Oklahoma: The expectation is that the Sooners will be just as defensively oriented with the hiring of Rod Barnes as an assistant. Barnes' Ole Miss teams were stingy, and his hiring could turn out to be one of Jeff Capel's best moves as head coach.
Oklahoma State: Newly named head coach Sean Sutton couldn't be more pleased with his returnees, since everyone stayed in Stillwater and is working out in the offseason. The succession plan may have worked out perfectly, with Eddie Sutton passing on an experienced team for Sean's first season as the full-time head coach.
Texas: The Longhorns were gutted by the draft but aren't sweating the leadership void as much as they could be. Sophomore A.J. Abrams, who will be pushed by incoming point guard D.J. Augustin, will be the one Rick Barnes counts on throughout the summer and fall in preparation for preseason practice. Abrams, who injured his right foot in a recent pickup game, is expected to be fully cleared ahead of the start of the fall semester in August.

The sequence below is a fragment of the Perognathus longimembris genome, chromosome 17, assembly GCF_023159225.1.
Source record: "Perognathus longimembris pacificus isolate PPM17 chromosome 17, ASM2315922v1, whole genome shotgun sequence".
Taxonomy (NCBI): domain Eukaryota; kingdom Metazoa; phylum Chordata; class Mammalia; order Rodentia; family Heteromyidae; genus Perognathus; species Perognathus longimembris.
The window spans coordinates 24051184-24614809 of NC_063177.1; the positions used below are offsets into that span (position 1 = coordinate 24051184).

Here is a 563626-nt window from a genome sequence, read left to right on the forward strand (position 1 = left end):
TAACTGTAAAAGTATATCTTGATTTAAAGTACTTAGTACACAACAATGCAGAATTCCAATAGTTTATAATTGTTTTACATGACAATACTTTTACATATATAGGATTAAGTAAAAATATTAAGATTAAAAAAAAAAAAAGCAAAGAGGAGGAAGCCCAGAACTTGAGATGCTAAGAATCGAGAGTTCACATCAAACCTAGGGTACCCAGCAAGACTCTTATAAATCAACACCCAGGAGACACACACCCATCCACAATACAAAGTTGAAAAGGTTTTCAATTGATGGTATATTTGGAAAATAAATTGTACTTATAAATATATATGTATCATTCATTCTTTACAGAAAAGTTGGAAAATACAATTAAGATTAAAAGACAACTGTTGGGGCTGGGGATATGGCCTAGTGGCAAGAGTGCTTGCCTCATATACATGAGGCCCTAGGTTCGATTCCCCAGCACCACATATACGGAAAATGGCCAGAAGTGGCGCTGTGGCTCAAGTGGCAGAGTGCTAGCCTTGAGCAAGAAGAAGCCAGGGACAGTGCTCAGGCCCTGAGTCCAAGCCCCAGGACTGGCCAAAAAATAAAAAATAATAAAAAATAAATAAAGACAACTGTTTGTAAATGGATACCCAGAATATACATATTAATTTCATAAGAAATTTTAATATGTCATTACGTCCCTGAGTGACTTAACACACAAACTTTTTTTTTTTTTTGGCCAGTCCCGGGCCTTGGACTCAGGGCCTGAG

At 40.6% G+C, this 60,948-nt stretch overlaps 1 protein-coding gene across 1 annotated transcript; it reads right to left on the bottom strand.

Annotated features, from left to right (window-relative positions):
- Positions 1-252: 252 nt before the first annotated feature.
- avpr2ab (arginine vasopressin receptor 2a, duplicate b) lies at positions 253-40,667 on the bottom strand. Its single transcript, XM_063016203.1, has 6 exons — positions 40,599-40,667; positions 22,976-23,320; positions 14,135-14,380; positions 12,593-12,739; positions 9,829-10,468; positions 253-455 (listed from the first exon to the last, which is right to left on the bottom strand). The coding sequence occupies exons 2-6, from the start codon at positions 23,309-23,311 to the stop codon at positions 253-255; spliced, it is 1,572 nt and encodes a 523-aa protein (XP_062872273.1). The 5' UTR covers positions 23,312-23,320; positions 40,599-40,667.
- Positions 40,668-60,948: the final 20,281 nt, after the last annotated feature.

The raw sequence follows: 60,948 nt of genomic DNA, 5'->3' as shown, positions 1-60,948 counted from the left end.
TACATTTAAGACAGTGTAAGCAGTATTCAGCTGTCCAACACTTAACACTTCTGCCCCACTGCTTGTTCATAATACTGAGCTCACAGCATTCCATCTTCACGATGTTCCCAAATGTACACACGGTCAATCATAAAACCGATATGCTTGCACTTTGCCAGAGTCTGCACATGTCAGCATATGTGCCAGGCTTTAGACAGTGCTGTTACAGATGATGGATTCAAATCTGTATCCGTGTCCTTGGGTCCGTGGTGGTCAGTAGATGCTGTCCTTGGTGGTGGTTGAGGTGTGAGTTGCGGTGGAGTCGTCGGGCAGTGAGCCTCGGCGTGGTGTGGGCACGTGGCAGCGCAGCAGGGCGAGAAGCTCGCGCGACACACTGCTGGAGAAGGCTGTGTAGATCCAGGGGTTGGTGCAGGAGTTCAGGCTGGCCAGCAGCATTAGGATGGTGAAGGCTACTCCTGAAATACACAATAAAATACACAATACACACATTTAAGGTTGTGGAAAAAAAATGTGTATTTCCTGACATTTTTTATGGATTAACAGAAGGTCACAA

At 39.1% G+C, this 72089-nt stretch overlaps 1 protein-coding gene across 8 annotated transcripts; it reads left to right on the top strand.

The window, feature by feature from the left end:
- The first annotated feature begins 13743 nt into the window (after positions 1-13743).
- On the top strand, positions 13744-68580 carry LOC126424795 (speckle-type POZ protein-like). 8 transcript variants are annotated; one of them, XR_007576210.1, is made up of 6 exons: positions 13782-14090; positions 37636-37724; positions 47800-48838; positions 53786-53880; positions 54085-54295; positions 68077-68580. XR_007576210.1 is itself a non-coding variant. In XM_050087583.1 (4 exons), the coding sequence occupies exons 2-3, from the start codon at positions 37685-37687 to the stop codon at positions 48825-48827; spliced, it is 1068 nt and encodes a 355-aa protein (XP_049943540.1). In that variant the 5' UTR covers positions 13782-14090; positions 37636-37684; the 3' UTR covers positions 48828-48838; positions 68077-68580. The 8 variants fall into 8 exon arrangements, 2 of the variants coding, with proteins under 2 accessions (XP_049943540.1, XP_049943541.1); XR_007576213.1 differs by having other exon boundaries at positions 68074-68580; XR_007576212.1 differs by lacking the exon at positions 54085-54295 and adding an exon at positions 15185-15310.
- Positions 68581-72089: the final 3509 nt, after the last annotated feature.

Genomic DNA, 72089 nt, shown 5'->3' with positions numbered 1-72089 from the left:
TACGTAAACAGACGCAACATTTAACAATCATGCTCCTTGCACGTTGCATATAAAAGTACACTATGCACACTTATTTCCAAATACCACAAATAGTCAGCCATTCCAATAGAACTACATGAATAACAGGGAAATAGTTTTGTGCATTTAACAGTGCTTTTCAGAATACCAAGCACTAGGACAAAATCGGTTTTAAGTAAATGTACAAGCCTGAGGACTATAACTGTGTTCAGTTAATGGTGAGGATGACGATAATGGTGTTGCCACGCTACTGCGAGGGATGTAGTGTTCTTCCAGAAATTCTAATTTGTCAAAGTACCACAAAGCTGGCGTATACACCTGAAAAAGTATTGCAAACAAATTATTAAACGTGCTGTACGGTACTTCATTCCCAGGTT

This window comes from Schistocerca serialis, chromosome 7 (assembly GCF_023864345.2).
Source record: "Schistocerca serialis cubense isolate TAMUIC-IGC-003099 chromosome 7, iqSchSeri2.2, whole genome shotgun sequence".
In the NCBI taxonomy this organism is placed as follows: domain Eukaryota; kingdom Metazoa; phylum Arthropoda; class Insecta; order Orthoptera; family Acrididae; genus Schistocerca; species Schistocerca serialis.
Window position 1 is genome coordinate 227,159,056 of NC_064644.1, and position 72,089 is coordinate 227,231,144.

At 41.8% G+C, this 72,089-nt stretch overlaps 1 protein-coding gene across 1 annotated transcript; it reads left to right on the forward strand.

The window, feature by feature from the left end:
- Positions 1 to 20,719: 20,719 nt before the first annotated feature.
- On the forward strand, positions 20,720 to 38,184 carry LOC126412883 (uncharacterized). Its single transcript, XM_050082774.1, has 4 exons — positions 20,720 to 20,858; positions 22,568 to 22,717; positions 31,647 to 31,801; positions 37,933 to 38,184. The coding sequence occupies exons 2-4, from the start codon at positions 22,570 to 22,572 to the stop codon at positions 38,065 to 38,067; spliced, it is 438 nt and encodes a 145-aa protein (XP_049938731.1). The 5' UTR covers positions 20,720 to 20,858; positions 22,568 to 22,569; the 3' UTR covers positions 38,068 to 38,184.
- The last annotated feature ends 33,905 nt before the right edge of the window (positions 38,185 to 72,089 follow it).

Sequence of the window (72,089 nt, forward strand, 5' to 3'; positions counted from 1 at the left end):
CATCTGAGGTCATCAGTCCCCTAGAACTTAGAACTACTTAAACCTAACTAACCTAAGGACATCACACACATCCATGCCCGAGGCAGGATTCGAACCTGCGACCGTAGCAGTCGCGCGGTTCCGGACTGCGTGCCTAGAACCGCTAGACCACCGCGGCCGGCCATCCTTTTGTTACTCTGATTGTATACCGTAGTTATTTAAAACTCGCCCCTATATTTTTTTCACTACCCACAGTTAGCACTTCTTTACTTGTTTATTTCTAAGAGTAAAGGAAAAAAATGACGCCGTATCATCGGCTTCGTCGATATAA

Texas A&M: Joseph Jones and Acie Law both said junior guard Beau Muhlbach will be this season's glue guy. Muhlbach played in only four games last season, but the vibe out of College Station is that he will be the screen setter, the loose-ball and dive-on-the-floor guy, and the one who ends up being the ultimate utility player for the Aggies.